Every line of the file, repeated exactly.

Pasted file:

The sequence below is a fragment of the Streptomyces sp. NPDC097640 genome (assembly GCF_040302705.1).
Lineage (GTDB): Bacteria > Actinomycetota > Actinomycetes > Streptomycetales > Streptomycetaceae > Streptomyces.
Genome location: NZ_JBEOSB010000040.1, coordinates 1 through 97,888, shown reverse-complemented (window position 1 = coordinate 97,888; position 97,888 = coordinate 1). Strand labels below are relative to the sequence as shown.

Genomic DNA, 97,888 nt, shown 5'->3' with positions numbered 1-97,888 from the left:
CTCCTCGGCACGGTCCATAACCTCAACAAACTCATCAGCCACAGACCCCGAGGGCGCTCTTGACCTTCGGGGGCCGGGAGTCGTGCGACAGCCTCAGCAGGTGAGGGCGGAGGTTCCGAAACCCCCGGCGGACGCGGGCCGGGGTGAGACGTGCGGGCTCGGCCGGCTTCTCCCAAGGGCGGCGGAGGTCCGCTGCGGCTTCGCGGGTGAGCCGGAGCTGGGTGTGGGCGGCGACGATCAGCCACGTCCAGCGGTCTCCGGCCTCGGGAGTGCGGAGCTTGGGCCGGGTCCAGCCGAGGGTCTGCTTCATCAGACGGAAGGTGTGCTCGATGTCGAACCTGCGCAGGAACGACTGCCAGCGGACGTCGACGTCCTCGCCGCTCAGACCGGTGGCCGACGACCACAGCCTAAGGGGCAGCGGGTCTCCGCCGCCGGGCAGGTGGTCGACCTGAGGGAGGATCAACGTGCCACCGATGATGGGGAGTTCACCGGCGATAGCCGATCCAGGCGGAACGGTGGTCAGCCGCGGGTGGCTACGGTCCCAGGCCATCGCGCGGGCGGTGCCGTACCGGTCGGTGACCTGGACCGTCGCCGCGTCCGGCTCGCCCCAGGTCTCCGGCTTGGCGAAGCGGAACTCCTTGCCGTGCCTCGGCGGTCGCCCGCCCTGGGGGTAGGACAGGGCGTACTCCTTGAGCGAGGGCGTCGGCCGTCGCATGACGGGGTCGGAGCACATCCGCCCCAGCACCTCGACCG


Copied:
The sequence below is a fragment of the Streptomyces sp. NPDC097640 genome (assembly GCF_040302705.1).
Lineage (GTDB): Bacteria > Actinomycetota > Actinomycetes > Streptomycetales > Streptomycetaceae > Streptomyces.
Genome location: NZ_JBEOSB010000040.1, coordinates 1 through 97,888, shown reverse-complemented (window position 1 = coordinate 97,888; position 97,888 = coordinate 1). Strand labels below are relative to the sequence as shown.

Genomic DNA, 97,888 nt, shown 5'->3' with positions numbered 1-97,888 from the left:
CTCCTCGGCACGGTCCATAACCTCAACAAACTCATCAGCCACAGACCCCGAGGGCGCTCTTGACCTTCGGGGGCCGGGAGTCGTGCGACAGCCTCAGCAGGTGAGGGCGGAGGTTCCGAAACCCCCGGCGGACGCGGGCCGGGGTGAGACGTGCGGGCTCGGCCGGCTTCTCCCAAGGGCGGCGGAGGTCCGCTGCGGCTTCGCGGGTGAGCCGGAGCTGGGTGTGGGCGGCGACGATCAGCCACGTCCAGCGGTCTCCGGCCTCGGGAGTGCGGAGCTTGGGCCGGGTCCAGCCGAGGGTCTGCTTCATCAGACGGAAGGTGTGCTCGATGTCGAACCTGCGCAGGAACGACTGCCAGCGGACGTCGACGTCCTCGCCGCTCAGACCGGTGGCCGACGACCACAGCCTAAGGGGCAGCGGGTCTCCGCCGCCGGGCAGGTGGTCGACCTGAGGGAGGATCAACGTGCCACCGATGATGGGGAGTTCACCGGCGATAGCCGATCCAGGCGGAACGGTGGTCAGCCGCGGGTGGCTACGGTCCCAGGCCATCGCGCGGGCGGTGCCGTACCGGTCGGTGACCTGGACCGTCGCCGCGTCCGGCTCGCCCCAGGTCTCCGGCTTGGCGAAGCGGAACTCCTTGCCGTGCCTCGGCGGTCGCCCGCCCTGGGGGTAGGACAGGGCGTACTCCTTGAGCGAGGGCGTCGGCCGTCGCATGACGGGGTCGGAGCACATCCGCCCCAGCACCTCGACCG